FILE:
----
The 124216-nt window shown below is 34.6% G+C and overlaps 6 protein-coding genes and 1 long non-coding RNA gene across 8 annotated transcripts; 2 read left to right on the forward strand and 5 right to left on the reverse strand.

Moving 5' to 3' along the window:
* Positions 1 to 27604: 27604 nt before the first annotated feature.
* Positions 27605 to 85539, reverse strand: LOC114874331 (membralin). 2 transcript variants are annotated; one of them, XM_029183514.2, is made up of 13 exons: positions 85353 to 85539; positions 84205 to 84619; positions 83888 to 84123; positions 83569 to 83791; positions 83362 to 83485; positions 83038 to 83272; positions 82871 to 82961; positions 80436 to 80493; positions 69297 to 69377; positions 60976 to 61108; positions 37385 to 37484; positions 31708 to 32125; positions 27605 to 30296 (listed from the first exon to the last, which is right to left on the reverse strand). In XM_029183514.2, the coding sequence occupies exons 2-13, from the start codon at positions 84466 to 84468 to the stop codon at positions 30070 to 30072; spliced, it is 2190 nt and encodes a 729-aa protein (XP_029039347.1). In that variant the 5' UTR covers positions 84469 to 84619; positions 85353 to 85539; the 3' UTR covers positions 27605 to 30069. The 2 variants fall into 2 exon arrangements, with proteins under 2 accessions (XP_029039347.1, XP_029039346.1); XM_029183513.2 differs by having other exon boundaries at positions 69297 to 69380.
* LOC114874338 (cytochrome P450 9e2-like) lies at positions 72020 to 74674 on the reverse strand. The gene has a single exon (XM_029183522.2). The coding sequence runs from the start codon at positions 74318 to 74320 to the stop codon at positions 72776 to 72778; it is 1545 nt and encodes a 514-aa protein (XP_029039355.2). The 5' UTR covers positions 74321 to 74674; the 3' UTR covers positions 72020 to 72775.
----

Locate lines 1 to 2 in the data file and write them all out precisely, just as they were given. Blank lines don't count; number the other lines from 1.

The 124216-nt window shown below is 34.6% G+C and overlaps 6 protein-coding genes and 1 long non-coding RNA gene across 8 annotated transcripts; 2 read left to right on the forward strand and 5 right to left on the reverse strand.

Moving 5' to 3' along the window: